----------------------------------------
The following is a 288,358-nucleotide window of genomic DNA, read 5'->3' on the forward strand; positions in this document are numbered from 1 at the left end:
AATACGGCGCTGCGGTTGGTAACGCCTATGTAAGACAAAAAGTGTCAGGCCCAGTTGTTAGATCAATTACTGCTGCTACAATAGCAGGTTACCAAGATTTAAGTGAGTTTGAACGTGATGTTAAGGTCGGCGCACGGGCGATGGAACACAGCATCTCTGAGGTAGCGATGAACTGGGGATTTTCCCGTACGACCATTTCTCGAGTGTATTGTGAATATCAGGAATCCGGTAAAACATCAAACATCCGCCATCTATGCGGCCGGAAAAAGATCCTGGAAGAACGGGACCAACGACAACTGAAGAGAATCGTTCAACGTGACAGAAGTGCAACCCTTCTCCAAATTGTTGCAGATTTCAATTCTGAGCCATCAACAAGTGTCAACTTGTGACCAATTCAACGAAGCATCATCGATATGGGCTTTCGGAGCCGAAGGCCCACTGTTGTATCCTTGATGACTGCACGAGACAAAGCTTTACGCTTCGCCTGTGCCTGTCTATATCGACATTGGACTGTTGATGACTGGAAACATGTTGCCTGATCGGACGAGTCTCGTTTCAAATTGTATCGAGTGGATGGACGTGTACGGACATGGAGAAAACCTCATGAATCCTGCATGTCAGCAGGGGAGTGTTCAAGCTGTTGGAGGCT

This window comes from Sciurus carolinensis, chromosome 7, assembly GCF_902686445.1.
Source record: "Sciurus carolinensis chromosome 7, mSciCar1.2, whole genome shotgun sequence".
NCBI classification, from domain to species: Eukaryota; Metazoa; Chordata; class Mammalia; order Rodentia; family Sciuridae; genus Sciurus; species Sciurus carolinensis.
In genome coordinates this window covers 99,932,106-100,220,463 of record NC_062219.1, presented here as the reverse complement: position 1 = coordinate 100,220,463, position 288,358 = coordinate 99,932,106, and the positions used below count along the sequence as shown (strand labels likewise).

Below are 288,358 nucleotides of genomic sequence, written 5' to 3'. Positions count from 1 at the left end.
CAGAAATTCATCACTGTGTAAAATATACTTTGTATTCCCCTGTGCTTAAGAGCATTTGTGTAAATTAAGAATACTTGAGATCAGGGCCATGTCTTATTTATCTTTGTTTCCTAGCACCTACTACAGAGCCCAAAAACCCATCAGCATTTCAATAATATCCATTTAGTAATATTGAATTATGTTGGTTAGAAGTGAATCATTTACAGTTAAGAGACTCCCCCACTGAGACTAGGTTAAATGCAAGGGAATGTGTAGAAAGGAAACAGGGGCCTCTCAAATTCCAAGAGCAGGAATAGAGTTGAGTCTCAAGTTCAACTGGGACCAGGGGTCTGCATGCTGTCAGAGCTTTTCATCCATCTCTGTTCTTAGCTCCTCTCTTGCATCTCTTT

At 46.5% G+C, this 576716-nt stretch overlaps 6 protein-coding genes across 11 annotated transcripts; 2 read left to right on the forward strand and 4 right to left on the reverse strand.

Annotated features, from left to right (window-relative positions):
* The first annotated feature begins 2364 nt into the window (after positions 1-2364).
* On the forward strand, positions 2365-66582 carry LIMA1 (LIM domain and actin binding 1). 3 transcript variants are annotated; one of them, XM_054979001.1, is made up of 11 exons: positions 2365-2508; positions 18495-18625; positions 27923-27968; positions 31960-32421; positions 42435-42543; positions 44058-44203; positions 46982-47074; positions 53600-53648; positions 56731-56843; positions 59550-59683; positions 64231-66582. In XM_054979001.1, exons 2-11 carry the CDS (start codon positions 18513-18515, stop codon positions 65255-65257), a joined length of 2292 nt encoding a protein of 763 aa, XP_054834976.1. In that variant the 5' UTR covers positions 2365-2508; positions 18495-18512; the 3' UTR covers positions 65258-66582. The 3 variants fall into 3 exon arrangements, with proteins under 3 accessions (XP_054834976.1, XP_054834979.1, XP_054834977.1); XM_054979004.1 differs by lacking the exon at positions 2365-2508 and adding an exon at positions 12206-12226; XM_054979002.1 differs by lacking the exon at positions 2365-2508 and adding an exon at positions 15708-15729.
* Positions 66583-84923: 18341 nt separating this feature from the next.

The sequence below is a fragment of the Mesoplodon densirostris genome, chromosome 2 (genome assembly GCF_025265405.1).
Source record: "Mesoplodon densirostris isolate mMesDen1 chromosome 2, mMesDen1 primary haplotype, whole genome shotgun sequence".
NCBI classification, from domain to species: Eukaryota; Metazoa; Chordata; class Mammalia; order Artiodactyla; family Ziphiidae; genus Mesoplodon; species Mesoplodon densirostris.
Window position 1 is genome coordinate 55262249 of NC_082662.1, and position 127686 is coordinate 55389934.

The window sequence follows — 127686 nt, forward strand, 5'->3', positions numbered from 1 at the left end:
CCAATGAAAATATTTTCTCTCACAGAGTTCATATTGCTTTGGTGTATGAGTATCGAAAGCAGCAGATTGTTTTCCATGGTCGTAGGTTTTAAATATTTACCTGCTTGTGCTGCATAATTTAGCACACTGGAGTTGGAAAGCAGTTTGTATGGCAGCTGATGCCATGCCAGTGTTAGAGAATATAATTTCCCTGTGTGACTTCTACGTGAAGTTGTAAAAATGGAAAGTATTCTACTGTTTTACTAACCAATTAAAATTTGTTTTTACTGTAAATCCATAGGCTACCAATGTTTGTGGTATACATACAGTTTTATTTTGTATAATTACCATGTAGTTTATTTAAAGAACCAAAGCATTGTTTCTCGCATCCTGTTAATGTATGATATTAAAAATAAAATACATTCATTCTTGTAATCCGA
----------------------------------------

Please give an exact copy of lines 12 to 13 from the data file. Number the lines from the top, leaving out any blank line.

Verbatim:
* On the forward strand, positions 2365-66582 carry LIMA1 (LIM domain and actin binding 1). 3 transcript variants are annotated; one of them, XM_054979001.1, is made up of 11 exons: positions 2365-2508; positions 18495-18625; positions 27923-27968; positions 31960-32421; positions 42435-42543; positions 44058-44203; positions 46982-47074; positions 53600-53648; positions 56731-56843; positions 59550-59683; positions 64231-66582. In XM_054979001.1, exons 2-11 carry the CDS (start codon positions 18513-18515, stop codon positions 65255-65257), a joined length of 2292 nt encoding a protein of 763 aa, XP_054834976.1. In that variant the 5' UTR covers positions 2365-2508; positions 18495-18512; the 3' UTR covers positions 65258-66582. The 3 variants fall into 3 exon arrangements, with proteins under 3 accessions (XP_054834976.1, XP_054834979.1, XP_054834977.1); XM_054979004.1 differs by lacking the exon at positions 2365-2508 and adding an exon at positions 12206-12226; XM_054979002.1 differs by lacking the exon at positions 2365-2508 and adding an exon at positions 15708-15729.
* Positions 66583-84923: 18341 nt separating this feature from the next.